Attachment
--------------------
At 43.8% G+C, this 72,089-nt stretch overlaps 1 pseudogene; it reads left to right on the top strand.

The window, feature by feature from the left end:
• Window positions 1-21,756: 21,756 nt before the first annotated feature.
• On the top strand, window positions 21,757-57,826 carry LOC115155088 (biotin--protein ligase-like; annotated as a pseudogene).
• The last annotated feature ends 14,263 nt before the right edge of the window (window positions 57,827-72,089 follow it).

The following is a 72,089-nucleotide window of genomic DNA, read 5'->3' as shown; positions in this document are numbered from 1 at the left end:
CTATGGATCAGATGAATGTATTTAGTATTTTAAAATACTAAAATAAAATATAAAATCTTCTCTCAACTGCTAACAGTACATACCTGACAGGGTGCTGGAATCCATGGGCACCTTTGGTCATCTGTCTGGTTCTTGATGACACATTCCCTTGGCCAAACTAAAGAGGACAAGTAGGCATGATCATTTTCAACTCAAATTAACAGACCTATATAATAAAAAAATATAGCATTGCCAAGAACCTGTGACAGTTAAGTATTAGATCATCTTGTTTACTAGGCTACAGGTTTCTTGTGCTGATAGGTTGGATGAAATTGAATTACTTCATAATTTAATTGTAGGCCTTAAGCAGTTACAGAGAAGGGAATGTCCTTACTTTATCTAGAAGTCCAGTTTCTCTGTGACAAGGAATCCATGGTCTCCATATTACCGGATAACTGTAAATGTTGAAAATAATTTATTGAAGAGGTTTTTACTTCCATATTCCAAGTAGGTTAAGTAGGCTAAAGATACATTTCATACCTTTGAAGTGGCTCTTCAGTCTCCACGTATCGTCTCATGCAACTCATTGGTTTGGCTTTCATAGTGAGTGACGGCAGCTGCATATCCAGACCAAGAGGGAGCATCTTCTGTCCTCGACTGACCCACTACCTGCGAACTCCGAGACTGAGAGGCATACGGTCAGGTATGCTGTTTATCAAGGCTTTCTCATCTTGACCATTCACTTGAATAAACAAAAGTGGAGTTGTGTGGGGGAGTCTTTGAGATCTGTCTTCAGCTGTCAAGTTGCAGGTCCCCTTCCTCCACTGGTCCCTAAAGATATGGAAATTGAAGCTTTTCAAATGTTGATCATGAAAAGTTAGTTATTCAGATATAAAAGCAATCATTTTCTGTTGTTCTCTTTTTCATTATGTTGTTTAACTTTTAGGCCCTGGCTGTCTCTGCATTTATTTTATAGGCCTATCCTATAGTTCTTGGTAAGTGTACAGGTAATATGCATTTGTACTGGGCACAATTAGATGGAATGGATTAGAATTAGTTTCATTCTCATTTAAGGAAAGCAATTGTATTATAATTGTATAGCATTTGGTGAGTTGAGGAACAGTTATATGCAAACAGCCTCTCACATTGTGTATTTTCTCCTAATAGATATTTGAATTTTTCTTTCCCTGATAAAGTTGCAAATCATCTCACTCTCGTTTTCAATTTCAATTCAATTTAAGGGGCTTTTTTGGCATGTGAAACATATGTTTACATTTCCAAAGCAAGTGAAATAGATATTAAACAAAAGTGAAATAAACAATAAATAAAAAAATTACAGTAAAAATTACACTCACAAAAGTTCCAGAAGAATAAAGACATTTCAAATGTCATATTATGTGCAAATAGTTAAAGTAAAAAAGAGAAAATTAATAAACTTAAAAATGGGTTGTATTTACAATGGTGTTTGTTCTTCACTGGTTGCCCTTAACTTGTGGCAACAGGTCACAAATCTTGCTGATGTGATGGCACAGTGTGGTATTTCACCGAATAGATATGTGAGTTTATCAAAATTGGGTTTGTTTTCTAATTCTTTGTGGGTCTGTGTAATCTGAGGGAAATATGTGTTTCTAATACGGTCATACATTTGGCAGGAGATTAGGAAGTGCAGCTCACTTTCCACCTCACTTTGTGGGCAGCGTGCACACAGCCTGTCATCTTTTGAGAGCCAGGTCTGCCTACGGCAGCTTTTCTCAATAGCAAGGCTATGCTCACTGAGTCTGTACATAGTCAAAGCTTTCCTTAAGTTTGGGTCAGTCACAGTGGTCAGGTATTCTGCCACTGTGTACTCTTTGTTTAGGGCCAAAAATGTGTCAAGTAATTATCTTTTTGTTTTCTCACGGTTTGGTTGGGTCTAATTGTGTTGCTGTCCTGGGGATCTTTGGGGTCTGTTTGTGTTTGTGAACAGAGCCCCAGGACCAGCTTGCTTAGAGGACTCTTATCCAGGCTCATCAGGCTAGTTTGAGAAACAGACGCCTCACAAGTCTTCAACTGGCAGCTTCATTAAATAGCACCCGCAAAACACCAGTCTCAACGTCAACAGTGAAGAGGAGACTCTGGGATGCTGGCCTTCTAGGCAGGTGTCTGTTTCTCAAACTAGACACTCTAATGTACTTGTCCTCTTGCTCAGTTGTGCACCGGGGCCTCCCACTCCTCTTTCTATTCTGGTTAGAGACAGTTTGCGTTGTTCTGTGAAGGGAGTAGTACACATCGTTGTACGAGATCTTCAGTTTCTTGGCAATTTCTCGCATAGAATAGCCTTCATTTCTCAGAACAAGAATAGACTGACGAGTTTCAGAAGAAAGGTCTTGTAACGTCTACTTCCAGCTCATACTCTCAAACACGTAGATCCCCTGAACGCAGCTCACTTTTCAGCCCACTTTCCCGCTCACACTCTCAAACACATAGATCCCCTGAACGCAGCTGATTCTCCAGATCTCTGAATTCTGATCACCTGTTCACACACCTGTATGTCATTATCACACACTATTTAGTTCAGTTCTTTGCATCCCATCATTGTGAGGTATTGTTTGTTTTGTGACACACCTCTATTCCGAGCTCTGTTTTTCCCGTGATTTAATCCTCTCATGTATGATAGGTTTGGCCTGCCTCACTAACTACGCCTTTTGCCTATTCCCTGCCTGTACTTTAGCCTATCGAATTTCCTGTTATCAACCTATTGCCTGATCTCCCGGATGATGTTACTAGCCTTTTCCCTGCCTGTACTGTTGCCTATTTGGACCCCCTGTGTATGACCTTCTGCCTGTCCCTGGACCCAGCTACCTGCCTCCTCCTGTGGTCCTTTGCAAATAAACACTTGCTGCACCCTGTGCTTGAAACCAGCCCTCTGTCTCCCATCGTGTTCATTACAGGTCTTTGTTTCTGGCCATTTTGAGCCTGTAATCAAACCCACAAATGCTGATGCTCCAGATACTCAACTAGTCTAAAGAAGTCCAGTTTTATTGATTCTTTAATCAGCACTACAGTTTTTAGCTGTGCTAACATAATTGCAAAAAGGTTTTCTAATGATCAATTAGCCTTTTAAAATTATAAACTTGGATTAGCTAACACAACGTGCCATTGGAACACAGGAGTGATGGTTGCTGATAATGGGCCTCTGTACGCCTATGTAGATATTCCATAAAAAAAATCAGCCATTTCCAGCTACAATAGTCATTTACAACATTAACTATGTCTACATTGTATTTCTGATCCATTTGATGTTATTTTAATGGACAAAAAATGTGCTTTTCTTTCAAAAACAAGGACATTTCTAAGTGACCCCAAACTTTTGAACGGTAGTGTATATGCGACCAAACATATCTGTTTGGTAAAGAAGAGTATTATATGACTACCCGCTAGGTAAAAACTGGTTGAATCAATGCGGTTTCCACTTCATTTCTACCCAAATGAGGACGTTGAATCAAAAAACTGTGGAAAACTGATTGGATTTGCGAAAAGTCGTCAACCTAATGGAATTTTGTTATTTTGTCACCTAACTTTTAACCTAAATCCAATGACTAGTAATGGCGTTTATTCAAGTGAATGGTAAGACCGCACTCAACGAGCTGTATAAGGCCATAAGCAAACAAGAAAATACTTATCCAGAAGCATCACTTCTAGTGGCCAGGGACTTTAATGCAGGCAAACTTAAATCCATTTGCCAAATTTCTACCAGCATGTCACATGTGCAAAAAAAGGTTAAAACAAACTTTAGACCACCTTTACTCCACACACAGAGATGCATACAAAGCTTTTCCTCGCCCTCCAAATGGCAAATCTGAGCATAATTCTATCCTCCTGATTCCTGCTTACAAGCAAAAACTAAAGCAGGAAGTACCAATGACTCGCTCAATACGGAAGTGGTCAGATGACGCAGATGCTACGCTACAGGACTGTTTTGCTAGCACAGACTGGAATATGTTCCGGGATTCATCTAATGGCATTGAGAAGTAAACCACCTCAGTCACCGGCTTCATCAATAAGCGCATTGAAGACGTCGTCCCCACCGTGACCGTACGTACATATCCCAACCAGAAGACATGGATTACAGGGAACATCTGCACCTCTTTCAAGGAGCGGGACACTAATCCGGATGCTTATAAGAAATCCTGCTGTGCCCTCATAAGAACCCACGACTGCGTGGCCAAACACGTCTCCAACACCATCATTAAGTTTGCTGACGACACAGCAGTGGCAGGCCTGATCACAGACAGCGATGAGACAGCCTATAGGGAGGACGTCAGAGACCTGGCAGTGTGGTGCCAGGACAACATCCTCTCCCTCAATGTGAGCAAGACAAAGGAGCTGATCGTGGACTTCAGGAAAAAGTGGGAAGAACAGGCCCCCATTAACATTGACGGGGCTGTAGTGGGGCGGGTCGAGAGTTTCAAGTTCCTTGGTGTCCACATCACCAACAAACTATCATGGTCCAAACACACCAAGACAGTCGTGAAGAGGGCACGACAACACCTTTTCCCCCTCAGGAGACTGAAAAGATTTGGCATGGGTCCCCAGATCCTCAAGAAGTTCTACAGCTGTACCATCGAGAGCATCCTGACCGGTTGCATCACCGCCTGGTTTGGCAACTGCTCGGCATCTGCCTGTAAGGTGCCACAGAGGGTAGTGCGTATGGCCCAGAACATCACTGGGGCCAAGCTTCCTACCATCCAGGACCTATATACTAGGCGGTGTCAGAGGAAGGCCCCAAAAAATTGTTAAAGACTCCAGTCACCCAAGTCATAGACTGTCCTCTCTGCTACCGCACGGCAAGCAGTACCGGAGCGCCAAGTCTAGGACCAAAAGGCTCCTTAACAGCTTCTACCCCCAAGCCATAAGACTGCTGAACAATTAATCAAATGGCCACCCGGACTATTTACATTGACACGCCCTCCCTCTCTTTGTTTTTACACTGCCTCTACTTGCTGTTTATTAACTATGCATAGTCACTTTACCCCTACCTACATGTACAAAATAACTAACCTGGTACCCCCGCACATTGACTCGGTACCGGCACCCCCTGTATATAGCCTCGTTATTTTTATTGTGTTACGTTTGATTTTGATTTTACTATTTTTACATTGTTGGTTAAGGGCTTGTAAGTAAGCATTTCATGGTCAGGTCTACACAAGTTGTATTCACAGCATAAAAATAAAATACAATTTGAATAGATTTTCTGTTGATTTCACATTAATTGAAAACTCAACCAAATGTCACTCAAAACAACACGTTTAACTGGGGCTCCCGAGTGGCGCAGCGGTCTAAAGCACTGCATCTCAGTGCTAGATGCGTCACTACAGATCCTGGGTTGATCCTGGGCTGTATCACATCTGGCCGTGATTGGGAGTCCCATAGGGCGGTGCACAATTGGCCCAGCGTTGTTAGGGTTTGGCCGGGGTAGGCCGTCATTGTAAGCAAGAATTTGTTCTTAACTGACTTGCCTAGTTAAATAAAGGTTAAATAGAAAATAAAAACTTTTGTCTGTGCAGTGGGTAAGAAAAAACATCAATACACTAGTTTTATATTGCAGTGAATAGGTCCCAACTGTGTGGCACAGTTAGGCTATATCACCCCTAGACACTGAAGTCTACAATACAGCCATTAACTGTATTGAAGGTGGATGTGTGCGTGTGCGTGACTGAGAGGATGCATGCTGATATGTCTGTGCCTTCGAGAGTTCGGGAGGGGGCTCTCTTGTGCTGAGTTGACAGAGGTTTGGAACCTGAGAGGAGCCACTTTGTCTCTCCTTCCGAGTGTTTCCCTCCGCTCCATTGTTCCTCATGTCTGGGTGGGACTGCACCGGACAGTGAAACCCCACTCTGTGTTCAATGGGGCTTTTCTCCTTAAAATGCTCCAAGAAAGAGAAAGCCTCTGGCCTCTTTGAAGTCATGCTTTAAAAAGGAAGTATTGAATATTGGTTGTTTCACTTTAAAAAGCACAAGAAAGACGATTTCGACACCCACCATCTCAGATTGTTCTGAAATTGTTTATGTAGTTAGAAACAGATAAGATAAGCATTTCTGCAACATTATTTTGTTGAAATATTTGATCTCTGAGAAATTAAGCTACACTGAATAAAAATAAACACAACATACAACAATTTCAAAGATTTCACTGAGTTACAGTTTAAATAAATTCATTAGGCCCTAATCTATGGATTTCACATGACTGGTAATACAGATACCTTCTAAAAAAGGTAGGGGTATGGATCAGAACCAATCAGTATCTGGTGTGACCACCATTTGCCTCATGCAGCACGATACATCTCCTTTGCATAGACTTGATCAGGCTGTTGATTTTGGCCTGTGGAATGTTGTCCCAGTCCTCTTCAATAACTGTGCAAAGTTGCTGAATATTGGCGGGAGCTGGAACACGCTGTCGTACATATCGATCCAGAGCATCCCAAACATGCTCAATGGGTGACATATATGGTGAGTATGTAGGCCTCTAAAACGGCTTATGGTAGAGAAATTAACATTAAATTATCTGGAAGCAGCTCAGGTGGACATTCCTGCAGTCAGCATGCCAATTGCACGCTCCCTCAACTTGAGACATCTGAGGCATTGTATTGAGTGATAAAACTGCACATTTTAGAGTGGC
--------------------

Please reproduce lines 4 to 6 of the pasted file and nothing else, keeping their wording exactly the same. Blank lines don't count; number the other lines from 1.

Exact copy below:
• On the top strand, window positions 21,757-57,826 carry LOC115155088 (biotin--protein ligase-like; annotated as a pseudogene).
• The last annotated feature ends 14,263 nt before the right edge of the window (window positions 57,827-72,089 follow it).

The following is a 72,089-nucleotide window of genomic DNA, read 5'->3' as shown; positions in this document are numbered from 1 at the left end: